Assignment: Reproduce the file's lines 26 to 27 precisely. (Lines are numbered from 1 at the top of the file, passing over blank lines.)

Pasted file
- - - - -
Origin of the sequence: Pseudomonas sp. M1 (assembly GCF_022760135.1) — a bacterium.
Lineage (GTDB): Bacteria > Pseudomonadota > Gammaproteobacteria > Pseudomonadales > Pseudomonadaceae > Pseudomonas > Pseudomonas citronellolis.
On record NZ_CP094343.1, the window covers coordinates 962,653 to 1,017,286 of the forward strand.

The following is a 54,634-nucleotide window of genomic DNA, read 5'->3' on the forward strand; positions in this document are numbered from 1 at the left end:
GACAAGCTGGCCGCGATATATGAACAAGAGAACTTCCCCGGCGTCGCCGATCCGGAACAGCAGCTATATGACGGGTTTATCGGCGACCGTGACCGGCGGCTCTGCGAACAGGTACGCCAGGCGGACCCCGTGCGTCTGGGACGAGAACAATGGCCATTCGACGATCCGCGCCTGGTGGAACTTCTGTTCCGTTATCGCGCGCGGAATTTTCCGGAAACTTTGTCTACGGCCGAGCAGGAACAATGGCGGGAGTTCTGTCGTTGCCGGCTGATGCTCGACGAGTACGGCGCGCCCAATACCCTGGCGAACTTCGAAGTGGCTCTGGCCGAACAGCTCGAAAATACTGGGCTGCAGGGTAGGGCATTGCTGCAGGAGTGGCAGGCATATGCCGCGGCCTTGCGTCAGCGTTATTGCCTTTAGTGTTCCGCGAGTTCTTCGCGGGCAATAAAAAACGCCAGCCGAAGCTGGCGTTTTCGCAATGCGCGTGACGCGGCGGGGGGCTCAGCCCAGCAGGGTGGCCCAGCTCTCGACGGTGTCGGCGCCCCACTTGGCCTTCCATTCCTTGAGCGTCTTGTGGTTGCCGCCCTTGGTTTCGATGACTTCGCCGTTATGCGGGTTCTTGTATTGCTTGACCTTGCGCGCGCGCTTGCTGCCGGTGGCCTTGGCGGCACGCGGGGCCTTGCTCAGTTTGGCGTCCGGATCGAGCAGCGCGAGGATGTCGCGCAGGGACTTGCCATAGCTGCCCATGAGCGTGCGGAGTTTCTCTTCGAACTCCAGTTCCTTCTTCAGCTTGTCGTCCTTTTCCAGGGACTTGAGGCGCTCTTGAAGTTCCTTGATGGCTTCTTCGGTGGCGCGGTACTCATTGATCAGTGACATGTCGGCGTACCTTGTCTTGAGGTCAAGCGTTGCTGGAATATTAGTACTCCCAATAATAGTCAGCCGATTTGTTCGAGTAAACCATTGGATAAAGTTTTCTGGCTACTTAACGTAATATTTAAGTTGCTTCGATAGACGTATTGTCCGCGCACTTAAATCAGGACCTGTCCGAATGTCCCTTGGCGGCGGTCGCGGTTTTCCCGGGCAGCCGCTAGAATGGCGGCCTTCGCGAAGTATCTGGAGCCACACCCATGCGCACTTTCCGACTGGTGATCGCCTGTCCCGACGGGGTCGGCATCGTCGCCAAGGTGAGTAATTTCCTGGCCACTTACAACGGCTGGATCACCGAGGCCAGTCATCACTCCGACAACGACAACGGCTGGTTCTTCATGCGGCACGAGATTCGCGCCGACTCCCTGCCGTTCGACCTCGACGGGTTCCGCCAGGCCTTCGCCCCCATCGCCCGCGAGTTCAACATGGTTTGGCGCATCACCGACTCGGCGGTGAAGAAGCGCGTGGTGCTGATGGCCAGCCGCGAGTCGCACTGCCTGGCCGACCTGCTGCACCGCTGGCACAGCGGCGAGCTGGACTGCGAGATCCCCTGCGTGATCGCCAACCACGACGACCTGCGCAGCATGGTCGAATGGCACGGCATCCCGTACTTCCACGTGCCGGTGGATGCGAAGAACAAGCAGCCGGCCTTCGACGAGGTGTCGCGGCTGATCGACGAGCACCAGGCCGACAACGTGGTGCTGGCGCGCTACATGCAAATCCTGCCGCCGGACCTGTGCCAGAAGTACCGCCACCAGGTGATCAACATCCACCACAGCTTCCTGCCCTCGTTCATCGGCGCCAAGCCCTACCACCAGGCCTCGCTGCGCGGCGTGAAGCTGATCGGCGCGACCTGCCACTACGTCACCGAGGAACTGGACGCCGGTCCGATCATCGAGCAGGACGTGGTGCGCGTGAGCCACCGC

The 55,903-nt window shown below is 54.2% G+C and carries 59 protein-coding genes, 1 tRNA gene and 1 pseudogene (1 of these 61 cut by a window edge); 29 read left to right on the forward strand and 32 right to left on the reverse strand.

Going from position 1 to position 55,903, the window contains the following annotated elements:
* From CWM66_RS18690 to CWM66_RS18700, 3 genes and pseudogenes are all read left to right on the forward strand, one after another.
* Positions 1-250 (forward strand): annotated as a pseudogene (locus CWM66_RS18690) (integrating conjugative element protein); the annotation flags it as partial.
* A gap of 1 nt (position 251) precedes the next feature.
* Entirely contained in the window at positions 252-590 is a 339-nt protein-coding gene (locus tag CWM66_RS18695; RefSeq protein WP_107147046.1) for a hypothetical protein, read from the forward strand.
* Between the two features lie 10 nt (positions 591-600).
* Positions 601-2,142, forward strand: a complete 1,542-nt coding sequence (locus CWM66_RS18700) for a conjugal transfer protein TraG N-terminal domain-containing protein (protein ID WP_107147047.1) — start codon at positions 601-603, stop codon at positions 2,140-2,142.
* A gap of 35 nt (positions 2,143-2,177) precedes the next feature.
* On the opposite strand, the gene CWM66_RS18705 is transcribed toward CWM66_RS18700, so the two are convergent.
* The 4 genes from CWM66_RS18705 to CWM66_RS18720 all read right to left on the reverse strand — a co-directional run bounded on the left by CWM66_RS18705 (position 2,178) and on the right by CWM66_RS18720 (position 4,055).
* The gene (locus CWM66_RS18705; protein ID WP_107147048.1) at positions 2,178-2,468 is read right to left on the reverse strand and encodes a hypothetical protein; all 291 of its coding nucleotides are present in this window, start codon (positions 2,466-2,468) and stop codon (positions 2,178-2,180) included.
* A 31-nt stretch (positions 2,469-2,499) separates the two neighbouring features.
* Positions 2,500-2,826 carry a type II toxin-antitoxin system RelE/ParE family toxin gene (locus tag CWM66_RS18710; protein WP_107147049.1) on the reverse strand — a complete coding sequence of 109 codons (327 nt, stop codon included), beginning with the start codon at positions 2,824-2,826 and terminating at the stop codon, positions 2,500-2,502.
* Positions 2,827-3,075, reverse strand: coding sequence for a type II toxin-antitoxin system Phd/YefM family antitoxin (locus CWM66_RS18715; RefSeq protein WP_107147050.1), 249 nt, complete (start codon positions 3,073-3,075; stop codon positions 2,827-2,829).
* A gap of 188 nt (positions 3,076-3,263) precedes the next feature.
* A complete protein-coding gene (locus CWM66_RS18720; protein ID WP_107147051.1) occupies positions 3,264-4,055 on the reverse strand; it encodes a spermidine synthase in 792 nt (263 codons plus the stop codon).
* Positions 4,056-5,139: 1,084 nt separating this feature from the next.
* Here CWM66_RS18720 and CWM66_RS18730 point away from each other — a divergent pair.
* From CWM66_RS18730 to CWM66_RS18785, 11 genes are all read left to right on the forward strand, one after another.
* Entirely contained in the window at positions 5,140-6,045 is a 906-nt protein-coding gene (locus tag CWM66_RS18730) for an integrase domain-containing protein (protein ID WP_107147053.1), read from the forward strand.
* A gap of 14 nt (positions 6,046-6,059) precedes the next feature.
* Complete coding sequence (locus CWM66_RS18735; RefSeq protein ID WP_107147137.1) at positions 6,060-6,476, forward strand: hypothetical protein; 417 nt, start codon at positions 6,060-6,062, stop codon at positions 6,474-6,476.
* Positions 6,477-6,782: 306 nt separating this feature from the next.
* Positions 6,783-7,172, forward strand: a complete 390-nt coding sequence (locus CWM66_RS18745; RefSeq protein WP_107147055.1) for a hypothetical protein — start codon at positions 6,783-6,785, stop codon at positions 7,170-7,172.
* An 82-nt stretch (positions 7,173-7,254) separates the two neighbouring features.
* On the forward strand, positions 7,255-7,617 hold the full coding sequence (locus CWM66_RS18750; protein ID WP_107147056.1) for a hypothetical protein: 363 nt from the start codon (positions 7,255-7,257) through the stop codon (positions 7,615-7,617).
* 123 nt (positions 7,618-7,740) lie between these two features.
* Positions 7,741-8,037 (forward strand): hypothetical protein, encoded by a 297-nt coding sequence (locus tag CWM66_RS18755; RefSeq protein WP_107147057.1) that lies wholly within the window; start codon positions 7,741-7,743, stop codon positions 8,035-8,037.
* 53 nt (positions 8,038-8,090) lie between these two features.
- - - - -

* Entirely contained in the window at positions 5,140-6,045 is a 906-nt protein-coding gene (locus tag CWM66_RS18730) for an integrase domain-containing protein (protein ID WP_107147053.1), read from the forward strand.
* A gap of 14 nt (positions 6,046-6,059) precedes the next feature.